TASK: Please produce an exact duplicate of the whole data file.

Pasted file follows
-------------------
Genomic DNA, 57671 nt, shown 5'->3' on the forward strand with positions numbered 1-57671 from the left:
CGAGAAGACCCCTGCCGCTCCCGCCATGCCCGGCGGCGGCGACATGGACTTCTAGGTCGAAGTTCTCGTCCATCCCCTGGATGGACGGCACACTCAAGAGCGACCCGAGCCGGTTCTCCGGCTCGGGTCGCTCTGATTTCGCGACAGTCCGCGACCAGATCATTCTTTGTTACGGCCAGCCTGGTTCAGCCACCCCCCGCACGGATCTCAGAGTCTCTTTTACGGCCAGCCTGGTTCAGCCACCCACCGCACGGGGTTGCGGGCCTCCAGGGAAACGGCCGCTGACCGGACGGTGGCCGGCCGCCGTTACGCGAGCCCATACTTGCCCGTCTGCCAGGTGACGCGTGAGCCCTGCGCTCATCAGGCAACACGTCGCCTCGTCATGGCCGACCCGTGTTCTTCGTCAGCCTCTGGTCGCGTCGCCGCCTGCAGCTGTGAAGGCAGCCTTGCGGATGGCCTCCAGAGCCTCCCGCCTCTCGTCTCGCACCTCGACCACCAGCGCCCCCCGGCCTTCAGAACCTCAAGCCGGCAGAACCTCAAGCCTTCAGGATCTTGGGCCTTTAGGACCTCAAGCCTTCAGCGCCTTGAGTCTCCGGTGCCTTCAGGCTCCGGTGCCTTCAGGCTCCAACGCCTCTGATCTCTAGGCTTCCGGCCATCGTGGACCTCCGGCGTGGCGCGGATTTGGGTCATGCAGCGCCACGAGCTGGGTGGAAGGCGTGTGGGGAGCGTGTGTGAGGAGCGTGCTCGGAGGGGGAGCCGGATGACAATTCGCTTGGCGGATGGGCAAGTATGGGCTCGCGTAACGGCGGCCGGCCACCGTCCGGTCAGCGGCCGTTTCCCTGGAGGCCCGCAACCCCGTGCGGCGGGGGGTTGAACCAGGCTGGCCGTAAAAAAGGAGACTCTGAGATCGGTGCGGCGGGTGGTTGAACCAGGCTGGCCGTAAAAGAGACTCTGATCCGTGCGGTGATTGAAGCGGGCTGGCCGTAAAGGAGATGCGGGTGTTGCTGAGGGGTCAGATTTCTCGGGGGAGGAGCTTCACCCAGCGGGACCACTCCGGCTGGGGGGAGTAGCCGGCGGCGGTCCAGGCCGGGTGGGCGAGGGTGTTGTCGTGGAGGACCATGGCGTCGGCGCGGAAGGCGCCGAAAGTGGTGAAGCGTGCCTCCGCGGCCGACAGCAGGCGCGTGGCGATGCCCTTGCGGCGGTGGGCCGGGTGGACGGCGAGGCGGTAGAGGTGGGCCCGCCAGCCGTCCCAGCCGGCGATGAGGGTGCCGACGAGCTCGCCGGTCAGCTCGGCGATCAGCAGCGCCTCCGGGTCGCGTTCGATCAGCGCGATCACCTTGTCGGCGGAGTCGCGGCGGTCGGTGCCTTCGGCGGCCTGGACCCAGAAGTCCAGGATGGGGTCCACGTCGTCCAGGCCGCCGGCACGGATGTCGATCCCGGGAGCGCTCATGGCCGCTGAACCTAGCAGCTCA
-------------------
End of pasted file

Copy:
Genomic DNA, 57671 nt, shown 5'->3' on the forward strand with positions numbered 1-57671 from the left:
CGAGAAGACCCCTGCCGCTCCCGCCATGCCCGGCGGCGGCGACATGGACTTCTAGGTCGAAGTTCTCGTCCATCCCCTGGATGGACGGCACACTCAAGAGCGACCCGAGCCGGTTCTCCGGCTCGGGTCGCTCTGATTTCGCGACAGTCCGCGACCAGATCATTCTTTGTTACGGCCAGCCTGGTTCAGCCACCCCCCGCACGGATCTCAGAGTCTCTTTTACGGCCAGCCTGGTTCAGCCACCCACCGCACGGGGTTGCGGGCCTCCAGGGAAACGGCCGCTGACCGGACGGTGGCCGGCCGCCGTTACGCGAGCCCATACTTGCCCGTCTGCCAGGTGACGCGTGAGCCCTGCGCTCATCAGGCAACACGTCGCCTCGTCATGGCCGACCCGTGTTCTTCGTCAGCCTCTGGTCGCGTCGCCGCCTGCAGCTGTGAAGGCAGCCTTGCGGATGGCCTCCAGAGCCTCCCGCCTCTCGTCTCGCACCTCGACCACCAGCGCCCCCCGGCCTTCAGAACCTCAAGCCGGCAGAACCTCAAGCCTTCAGGATCTTGGGCCTTTAGGACCTCAAGCCTTCAGCGCCTTGAGTCTCCGGTGCCTTCAGGCTCCGGTGCCTTCAGGCTCCAACGCCTCTGATCTCTAGGCTTCCGGCCATCGTGGACCTCCGGCGTGGCGCGGATTTGGGTCATGCAGCGCCACGAGCTGGGTGGAAGGCGTGTGGGGAGCGTGTGTGAGGAGCGTGCTCGGAGGGGGAGCCGGATGACAATTCGCTTGGCGGATGGGCAAGTATGGGCTCGCGTAACGGCGGCCGGCCACCGTCCGGTCAGCGGCCGTTTCCCTGGAGGCCCGCAACCCCGTGCGGCGGGGGGTTGAACCAGGCTGGCCGTAAAAAAGGAGACTCTGAGATCGGTGCGGCGGGTGGTTGAACCAGGCTGGCCGTAAAAGAGACTCTGATCCGTGCGGTGATTGAAGCGGGCTGGCCGTAAAGGAGATGCGGGTGTTGCTGAGGGGTCAGATTTCTCGGGGGAGGAGCTTCACCCAGCGGGACCACTCCGGCTGGGGGGAGTAGCCGGCGGCGGTCCAGGCCGGGTGGGCGAGGGTGTTGTCGTGGAGGACCATGGCGTCGGCGCGGAAGGCGCCGAAAGTGGTGAAGCGTGCCTCCGCGGCCGACAGCAGGCGCGTGGCGATGCCCTTGCGGCGGTGGGCCGGGTGGACGGCGAGGCGGTAGAGGTGGGCCCGCCAGCCGTCCCAGCCGGCGATGAGGGTGCCGACGAGCTCGCCGGTCAGCTCGGCGATCAGCAGCGCCTCCGGGTCGCGTTCGATCAGCGCGATCACCTTGTCGGCGGAGTCGCGGCGGTCGGTGCCTTCGGCGGCCTGGACCCAGAAGTCCAGGATGGGGTCCACGTCGTCCAGGCCGCCGGCACGGATGTCGATCCCGGGAGCGCTCATGGCCGCTGAACCTAGCAGCTCA